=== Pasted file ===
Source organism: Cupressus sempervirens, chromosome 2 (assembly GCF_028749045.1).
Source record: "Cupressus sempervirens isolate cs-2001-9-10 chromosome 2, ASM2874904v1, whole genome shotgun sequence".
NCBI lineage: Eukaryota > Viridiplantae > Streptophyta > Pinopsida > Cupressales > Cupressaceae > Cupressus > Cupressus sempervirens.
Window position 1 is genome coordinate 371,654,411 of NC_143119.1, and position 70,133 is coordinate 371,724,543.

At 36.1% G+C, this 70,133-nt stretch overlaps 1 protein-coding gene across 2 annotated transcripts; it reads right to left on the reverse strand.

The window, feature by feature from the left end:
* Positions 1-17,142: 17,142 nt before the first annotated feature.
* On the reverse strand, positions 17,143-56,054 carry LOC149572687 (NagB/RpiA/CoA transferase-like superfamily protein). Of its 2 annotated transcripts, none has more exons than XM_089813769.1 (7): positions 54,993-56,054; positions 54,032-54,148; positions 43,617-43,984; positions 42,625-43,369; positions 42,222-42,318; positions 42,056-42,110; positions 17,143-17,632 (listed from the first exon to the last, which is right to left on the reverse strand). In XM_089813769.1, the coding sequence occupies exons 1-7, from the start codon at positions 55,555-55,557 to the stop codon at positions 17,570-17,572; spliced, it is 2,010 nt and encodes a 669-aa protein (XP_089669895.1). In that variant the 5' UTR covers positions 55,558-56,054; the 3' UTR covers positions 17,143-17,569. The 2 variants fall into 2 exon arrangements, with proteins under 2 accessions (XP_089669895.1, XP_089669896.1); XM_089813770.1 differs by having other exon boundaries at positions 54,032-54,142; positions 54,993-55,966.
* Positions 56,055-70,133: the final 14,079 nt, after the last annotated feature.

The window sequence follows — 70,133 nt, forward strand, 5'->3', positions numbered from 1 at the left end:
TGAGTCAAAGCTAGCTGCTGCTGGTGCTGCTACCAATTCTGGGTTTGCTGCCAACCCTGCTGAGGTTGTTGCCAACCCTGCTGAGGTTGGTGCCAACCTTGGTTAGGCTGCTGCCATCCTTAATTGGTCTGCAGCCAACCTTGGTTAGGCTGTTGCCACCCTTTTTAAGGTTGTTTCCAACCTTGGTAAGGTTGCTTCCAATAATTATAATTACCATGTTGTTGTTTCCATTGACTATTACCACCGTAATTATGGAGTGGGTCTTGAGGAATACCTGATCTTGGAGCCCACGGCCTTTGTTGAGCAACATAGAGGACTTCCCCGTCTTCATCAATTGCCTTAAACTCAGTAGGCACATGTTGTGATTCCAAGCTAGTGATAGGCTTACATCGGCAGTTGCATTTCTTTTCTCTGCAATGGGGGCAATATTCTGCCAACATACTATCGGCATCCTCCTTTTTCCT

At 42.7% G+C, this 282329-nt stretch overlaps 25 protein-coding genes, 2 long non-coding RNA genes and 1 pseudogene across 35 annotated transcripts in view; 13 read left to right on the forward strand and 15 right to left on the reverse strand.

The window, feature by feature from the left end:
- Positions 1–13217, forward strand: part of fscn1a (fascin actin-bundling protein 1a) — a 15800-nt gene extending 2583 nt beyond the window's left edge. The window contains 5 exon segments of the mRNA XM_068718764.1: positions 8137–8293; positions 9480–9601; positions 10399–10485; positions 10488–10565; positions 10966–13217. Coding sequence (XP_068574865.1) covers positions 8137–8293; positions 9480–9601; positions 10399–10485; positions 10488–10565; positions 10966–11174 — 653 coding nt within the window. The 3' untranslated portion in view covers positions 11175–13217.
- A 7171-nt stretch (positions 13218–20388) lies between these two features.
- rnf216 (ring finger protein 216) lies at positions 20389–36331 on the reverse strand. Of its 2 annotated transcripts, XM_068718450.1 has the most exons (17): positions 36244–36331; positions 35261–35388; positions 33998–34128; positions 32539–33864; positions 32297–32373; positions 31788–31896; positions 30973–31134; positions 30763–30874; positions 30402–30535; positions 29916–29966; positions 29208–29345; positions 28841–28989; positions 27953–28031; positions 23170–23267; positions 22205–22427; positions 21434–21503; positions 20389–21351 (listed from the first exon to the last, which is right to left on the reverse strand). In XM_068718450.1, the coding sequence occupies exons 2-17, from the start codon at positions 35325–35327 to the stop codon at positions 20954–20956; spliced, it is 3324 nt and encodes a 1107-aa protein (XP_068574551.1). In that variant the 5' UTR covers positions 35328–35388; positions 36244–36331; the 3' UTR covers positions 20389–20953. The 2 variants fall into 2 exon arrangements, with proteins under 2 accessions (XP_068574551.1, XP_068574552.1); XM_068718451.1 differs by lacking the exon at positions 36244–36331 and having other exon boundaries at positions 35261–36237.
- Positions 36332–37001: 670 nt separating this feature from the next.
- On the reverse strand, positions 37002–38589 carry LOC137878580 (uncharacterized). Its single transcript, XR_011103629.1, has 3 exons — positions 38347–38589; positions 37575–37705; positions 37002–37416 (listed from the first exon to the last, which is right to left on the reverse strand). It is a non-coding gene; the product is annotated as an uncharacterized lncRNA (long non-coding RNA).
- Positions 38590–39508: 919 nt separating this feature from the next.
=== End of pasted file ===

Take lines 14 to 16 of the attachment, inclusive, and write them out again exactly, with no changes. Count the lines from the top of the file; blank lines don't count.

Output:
- Positions 1–13217, forward strand: part of fscn1a (fascin actin-bundling protein 1a) — a 15800-nt gene extending 2583 nt beyond the window's left edge. The window contains 5 exon segments of the mRNA XM_068718764.1: positions 8137–8293; positions 9480–9601; positions 10399–10485; positions 10488–10565; positions 10966–13217. Coding sequence (XP_068574865.1) covers positions 8137–8293; positions 9480–9601; positions 10399–10485; positions 10488–10565; positions 10966–11174 — 653 coding nt within the window. The 3' untranslated portion in view covers positions 11175–13217.
- A 7171-nt stretch (positions 13218–20388) lies between these two features.
- rnf216 (ring finger protein 216) lies at positions 20389–36331 on the reverse strand. Of its 2 annotated transcripts, XM_068718450.1 has the most exons (17): positions 36244–36331; positions 35261–35388; positions 33998–34128; positions 32539–33864; positions 32297–32373; positions 31788–31896; positions 30973–31134; positions 30763–30874; positions 30402–30535; positions 29916–29966; positions 29208–29345; positions 28841–28989; positions 27953–28031; positions 23170–23267; positions 22205–22427; positions 21434–21503; positions 20389–21351 (listed from the first exon to the last, which is right to left on the reverse strand). In XM_068718450.1, the coding sequence occupies exons 2-17, from the start codon at positions 35325–35327 to the stop codon at positions 20954–20956; spliced, it is 3324 nt and encodes a 1107-aa protein (XP_068574551.1). In that variant the 5' UTR covers positions 35328–35388; positions 36244–36331; the 3' UTR covers positions 20389–20953. The 2 variants fall into 2 exon arrangements, with proteins under 2 accessions (XP_068574551.1, XP_068574552.1); XM_068718451.1 differs by lacking the exon at positions 36244–36331 and having other exon boundaries at positions 35261–36237.